The Tampa Bay Buccaneers have made huge changes this offseason, but none of the changes have been quite as big as letting go of Darrelle Revis in favor of signing a few lower-priced players at other positions.
One of the most common reasons cited by national media members for the departure of Revis was Lovie Smith’s “Cover 2 scheme” on defense, but according to Jason Licht’s comments in an interview with Jason La Canfora of CBS Sports, that’s not the driving force behind the decision.
Even though La Canfora himself uses the uninformed “Cover 2 scheme” line (Smith actually ran quite a bit of Cover 1, Cover 3, and other looks during his last few years in Chicago), the interview reveals, in Licht’s own words, why he decided to move on from Revis.
- “And our roster in the past had been composed of a lot of upper class — for lack of better term — players in terms of compensation. And then a lot of the minimum types. And we felt like the middle class was ignored, and that was a part of our roster we needed to address now.”
Just one offseason removed from a Buccaneers’ team that seemed to be adding the right pieces (like Darrelle Revis, Dashon Goldson and Johnthan Banks to help a terrible defensive backfield), but was also lacking in depth, the Bucs are now making strides to build depth and build a more sustainable roster.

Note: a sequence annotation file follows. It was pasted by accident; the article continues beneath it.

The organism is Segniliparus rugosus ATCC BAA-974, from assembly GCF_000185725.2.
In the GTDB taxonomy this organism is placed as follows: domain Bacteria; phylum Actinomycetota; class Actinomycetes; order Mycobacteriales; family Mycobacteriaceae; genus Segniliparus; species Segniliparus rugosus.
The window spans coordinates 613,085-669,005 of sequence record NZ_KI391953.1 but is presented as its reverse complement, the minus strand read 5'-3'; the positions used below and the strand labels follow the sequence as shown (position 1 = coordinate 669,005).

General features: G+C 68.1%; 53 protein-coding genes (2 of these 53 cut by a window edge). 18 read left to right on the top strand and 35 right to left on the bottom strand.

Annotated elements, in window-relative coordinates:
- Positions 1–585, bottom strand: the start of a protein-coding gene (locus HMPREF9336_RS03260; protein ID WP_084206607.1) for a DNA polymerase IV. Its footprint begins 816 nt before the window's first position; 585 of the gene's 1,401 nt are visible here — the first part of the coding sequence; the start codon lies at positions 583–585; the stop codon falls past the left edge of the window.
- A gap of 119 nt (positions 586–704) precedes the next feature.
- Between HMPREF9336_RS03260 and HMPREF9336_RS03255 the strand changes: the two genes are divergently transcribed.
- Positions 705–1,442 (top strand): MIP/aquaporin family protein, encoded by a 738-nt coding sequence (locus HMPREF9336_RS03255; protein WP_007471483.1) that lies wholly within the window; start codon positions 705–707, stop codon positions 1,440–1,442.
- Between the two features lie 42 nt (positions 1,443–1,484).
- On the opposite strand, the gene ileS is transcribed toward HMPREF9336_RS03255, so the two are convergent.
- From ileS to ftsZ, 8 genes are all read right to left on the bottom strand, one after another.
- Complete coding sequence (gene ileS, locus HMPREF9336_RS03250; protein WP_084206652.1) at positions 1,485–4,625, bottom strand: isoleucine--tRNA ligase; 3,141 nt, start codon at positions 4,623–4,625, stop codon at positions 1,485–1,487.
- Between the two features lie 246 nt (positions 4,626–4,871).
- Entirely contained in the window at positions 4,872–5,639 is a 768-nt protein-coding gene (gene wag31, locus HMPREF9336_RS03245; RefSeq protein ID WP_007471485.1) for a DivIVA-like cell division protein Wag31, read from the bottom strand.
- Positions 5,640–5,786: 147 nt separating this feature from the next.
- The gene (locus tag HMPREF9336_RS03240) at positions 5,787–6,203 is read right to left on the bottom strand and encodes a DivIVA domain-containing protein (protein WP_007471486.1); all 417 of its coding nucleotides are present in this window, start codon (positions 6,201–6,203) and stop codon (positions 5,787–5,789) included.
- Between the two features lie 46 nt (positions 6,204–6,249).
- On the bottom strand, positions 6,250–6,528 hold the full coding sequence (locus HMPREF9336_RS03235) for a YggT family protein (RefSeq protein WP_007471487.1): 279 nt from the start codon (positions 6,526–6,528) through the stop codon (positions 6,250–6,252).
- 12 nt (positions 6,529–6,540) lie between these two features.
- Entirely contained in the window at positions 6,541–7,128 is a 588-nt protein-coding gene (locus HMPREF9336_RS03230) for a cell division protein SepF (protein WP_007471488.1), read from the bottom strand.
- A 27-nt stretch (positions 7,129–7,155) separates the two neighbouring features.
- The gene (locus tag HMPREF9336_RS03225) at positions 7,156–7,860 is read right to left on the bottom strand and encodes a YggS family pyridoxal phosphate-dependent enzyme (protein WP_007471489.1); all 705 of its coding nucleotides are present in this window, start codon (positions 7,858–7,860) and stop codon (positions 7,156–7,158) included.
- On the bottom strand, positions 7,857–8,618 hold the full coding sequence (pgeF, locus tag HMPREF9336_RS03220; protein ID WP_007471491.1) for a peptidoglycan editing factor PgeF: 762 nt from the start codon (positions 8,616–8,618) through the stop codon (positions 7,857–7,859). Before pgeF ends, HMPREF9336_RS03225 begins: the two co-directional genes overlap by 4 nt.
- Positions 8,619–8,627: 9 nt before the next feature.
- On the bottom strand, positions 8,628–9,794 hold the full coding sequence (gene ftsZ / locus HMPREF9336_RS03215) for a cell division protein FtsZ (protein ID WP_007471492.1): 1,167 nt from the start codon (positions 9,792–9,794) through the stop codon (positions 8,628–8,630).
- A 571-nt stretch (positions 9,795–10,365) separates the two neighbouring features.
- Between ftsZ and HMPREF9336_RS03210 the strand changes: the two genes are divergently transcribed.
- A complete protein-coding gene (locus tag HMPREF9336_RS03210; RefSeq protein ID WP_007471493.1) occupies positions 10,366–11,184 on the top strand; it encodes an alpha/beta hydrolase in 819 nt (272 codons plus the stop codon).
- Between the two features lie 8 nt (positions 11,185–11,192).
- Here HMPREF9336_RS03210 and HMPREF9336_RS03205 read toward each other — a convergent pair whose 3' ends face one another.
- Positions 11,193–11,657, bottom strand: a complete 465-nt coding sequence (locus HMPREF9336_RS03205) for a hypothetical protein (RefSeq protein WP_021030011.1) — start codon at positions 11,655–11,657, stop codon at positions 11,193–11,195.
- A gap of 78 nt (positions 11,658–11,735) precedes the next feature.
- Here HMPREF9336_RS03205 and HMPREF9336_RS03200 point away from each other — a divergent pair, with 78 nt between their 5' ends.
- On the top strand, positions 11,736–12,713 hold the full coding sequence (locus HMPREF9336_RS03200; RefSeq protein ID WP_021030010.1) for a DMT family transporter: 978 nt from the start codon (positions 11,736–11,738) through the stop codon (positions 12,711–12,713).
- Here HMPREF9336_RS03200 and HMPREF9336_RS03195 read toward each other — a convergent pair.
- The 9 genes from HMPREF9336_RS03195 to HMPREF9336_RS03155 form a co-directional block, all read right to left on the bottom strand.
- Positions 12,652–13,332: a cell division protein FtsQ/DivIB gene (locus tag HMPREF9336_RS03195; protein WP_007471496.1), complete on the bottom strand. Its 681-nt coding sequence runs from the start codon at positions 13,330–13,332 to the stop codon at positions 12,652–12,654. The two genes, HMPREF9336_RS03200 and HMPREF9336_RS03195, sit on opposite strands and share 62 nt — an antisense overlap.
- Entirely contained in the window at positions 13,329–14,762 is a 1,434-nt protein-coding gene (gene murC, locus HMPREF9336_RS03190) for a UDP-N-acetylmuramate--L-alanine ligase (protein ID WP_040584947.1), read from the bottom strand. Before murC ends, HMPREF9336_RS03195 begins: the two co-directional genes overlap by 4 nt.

As La Canfora mentions, that’s been the method for Licht’s mentors, Bill Belichick and Steve Keim. Making the right moves at the right time, rather than waiting until it’s too late, is the approach Licht wanted to take with the Bucs.
So rather than risking another season where an injury or two sinks the whole roster, the Bucs now enter the draft with the ability to truly add depth at whichever positions they’d like. They have two starting quarterbacks, three starting running backs, a younger, cheaper offensive line, an additional pass rusher on both the inside and outside of the defensive line, and even a special teamer/linebacker/fullback hybrid in Dane Fletcher. And Licht admits a lot of this couldn’t have happened with Revis still on the roster.
- “…whether it’s with Darrelle or without Darelle. We still had a couple of moves that we could have made with him, but obviously we had a lot more flexibility to make roster moves with his release.”
Licht also mentioned the Lovie Smith philosophy of building from front to back on both offense and defense, something the Buccaneers did this offseason with the money free up by the release of Revis.
So while it’s always tough to come to grips with the idea of handing the best corner in the league to a contender for free, the Bucs did as well as they could using the approach they elected to adopt. They’re trying to build a more balanced, deep roster that isn’t top-heavy and prone to meltdown, as the 2013 Greg Schiano/Mark Dominik Bucs team proved to be.
There’s still work to do, and the draft will be yet another big test for a new GM and a coach with a spotty draft history, but so far the Bucs are executing Jason Licht’s plan to perfection, even if it’s not the plan most fans would have liked to see this summer.